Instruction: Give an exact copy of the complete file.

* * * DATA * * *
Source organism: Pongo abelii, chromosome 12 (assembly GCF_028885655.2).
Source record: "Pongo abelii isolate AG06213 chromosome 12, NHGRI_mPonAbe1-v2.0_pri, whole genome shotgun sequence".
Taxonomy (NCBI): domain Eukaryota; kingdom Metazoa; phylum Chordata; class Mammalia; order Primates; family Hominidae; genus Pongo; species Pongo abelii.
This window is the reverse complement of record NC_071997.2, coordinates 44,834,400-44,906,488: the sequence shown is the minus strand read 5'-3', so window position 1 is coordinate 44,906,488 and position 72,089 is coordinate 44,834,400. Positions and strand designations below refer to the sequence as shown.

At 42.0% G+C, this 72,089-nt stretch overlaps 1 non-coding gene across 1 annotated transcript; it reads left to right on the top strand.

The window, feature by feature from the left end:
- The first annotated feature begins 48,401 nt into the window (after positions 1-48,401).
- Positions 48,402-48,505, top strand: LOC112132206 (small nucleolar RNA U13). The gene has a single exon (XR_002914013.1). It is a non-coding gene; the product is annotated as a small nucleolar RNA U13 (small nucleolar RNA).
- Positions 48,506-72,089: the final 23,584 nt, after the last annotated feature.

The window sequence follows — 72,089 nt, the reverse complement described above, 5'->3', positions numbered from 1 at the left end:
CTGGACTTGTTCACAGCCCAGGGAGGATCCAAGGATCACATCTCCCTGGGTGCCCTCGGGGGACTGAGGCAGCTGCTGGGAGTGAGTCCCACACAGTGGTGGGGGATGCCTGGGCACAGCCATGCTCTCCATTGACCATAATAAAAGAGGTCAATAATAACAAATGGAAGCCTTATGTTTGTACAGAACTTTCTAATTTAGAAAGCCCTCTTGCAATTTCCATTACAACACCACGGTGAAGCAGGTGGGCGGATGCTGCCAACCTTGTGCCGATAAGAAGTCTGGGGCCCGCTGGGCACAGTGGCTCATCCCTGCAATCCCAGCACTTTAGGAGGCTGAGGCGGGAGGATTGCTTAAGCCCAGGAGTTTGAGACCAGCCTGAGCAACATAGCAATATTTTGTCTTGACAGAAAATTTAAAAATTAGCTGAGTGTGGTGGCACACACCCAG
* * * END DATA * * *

Source organism: Pongo abelii, chromosome 12 (assembly GCF_028885655.2).
Source record: "Pongo abelii isolate AG06213 chromosome 12, NHGRI_mPonAbe1-v2.0_pri, whole genome shotgun sequence".
Taxonomy (NCBI): domain Eukaryota; kingdom Metazoa; phylum Chordata; class Mammalia; order Primates; family Hominidae; genus Pongo; species Pongo abelii.
This window is the reverse complement of record NC_071997.2, coordinates 44,834,400-44,906,488: the sequence shown is the minus strand read 5'-3', so window position 1 is coordinate 44,906,488 and position 72,089 is coordinate 44,834,400. Positions and strand designations below refer to the sequence as shown.

At 42.0% G+C, this 72,089-nt stretch overlaps 1 non-coding gene across 1 annotated transcript; it reads left to right on the top strand.

The window, feature by feature from the left end:
- The first annotated feature begins 48,401 nt into the window (after positions 1-48,401).
- Positions 48,402-48,505, top strand: LOC112132206 (small nucleolar RNA U13). The gene has a single exon (XR_002914013.1). It is a non-coding gene; the product is annotated as a small nucleolar RNA U13 (small nucleolar RNA).
- Positions 48,506-72,089: the final 23,584 nt, after the last annotated feature.

The window sequence follows — 72,089 nt, the reverse complement described above, 5'->3', positions numbered from 1 at the left end:
CTGGACTTGTTCACAGCCCAGGGAGGATCCAAGGATCACATCTCCCTGGGTGCCCTCGGGGGACTGAGGCAGCTGCTGGGAGTGAGTCCCACACAGTGGTGGGGGATGCCTGGGCACAGCCATGCTCTCCATTGACCATAATAAAAGAGGTCAATAATAACAAATGGAAGCCTTATGTTTGTACAGAACTTTCTAATTTAGAAAGCCCTCTTGCAATTTCCATTACAACACCACGGTGAAGCAGGTGGGCGGATGCTGCCAACCTTGTGCCGATAAGAAGTCTGGGGCCCGCTGGGCACAGTGGCTCATCCCTGCAATCCCAGCACTTTAGGAGGCTGAGGCGGGAGGATTGCTTAAGCCCAGGAGTTTGAGACCAGCCTGAGCAACATAGCAATATTTTGTCTTGACAGAAAATTTAAAAATTAGCTGAGTGTGGTGGCACACACCCAG